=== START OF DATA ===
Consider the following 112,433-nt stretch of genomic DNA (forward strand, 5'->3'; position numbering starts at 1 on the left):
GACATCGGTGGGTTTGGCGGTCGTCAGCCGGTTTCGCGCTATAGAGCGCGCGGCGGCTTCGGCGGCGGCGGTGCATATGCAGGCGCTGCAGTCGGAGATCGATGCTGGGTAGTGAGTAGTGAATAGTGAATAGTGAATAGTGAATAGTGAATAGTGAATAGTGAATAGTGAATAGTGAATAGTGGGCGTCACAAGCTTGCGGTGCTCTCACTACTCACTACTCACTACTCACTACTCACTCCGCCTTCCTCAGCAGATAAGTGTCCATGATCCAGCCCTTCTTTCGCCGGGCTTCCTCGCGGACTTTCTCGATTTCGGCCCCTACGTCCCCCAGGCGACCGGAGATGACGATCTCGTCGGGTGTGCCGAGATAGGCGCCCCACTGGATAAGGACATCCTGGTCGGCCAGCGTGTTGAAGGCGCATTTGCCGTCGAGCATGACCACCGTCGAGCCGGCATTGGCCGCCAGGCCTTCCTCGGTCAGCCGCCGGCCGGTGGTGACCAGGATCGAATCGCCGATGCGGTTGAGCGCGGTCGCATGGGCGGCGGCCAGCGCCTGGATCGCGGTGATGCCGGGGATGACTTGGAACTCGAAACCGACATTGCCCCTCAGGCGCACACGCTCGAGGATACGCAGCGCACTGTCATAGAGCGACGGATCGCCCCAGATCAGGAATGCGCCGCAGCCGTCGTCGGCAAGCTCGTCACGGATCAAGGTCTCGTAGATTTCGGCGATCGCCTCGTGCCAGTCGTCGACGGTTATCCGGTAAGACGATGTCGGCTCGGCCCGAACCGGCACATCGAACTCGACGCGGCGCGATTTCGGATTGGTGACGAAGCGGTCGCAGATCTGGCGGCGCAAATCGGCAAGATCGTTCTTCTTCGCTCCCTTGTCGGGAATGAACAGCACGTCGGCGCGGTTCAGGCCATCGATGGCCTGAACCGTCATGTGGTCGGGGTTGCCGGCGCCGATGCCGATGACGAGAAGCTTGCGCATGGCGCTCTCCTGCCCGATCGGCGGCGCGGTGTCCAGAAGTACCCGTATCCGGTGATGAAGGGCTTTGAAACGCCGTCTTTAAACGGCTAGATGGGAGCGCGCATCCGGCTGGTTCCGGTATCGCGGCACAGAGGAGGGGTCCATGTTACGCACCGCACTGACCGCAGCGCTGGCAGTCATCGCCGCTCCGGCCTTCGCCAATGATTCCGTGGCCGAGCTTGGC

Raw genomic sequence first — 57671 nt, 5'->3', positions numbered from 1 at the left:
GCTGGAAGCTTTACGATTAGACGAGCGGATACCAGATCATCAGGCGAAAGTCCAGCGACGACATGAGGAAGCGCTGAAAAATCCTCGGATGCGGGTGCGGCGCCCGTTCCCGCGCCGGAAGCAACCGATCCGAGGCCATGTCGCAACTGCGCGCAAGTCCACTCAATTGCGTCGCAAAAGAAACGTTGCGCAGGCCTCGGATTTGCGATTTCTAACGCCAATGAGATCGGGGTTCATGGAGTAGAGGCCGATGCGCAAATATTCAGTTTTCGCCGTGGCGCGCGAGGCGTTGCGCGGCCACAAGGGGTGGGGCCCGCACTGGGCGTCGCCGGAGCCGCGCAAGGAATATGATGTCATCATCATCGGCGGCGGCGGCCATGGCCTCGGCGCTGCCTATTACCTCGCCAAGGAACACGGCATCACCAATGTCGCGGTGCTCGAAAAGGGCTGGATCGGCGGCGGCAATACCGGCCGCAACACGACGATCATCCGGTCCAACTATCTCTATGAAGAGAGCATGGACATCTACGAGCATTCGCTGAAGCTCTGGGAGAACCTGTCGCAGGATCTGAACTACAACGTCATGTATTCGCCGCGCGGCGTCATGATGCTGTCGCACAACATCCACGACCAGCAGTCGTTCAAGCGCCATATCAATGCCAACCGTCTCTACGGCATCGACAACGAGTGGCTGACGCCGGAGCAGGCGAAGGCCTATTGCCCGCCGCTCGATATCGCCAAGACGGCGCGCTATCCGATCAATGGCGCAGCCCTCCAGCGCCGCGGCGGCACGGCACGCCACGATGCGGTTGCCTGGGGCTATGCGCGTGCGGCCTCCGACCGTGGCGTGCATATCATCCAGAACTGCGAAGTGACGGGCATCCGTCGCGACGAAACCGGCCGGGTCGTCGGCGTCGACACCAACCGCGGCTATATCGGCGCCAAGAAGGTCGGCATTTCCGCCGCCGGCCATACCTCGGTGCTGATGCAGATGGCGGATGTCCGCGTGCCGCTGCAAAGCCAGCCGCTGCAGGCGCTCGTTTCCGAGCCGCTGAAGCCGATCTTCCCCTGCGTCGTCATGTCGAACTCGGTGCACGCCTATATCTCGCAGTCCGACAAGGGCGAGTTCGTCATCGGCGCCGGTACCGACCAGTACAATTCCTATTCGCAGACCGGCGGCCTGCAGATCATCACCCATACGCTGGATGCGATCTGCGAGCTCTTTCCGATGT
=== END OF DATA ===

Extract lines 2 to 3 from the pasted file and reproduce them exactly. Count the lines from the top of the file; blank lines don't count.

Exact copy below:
GACATCGGTGGGTTTGGCGGTCGTCAGCCGGTTTCGCGCTATAGAGCGCGCGGCGGCTTCGGCGGCGGCGGTGCATATGCAGGCGCTGCAGTCGGAGATCGATGCTGGGTAGTGAGTAGTGAATAGTGAATAGTGAATAGTGAATAGTGAATAGTGAATAGTGAATAGTGAATAGTGAATAGTGGGCGTCACAAGCTTGCGGTGCTCTCACTACTCACTACTCACTACTCACTACTCACTCCGCCTTCCTCAGCAGATAAGTGTCCATGATCCAGCCCTTCTTTCGCCGGGCTTCCTCGCGGACTTTCTCGATTTCGGCCCCTACGTCCCCCAGGCGACCGGAGATGACGATCTCGTCGGGTGTGCCGAGATAGGCGCCCCACTGGATAAGGACATCCTGGTCGGCCAGCGTGTTGAAGGCGCATTTGCCGTCGAGCATGACCACCGTCGAGCCGGCATTGGCCGCCAGGCCTTCCTCGGTCAGCCGCCGGCCGGTGGTGACCAGGATCGAATCGCCGATGCGGTTGAGCGCGGTCGCATGGGCGGCGGCCAGCGCCTGGATCGCGGTGATGCCGGGGATGACTTGGAACTCGAAACCGACATTGCCCCTCAGGCGCACACGCTCGAGGATACGCAGCGCACTGTCATAGAGCGACGGATCGCCCCAGATCAGGAATGCGCCGCAGCCGTCGTCGGCAAGCTCGTCACGGATCAAGGTCTCGTAGATTTCGGCGATCGCCTCGTGCCAGTCGTCGACGGTTATCCGGTAAGACGATGTCGGCTCGGCCCGAACCGGCACATCGAACTCGACGCGGCGCGATTTCGGATTGGTGACGAAGCGGTCGCAGATCTGGCGGCGCAAATCGGCAAGATCGTTCTTCTTCGCTCCCTTGTCGGGAATGAACAGCACGTCGGCGCGGTTCAGGCCATCGATGGCCTGAACCGTCATGTGGTCGGGGTTGCCGGCGCCGATGCCGATGACGAGAAGCTTGCGCATGGCGCTCTCCTGCCCGATCGGCGGCGCGGTGTCCAGAAGTACCCGTATCCGGTGATGAAGGGCTTTGAAACGCCGTCTTTAAACGGCTAGATGGGAGCGCGCATCCGGCTGGTTCCGGTATCGCGGCACAGAGGAGGGGTCCATGTTACGCACCGCACTGACCGCAGCGCTGGCAGTCATCGCCGCTCCGGCCTTCGCCAATGATTCCGTGGCCGAGCTTGGC

Raw genomic sequence first — 57671 nt, 5'->3', positions numbered from 1 at the left: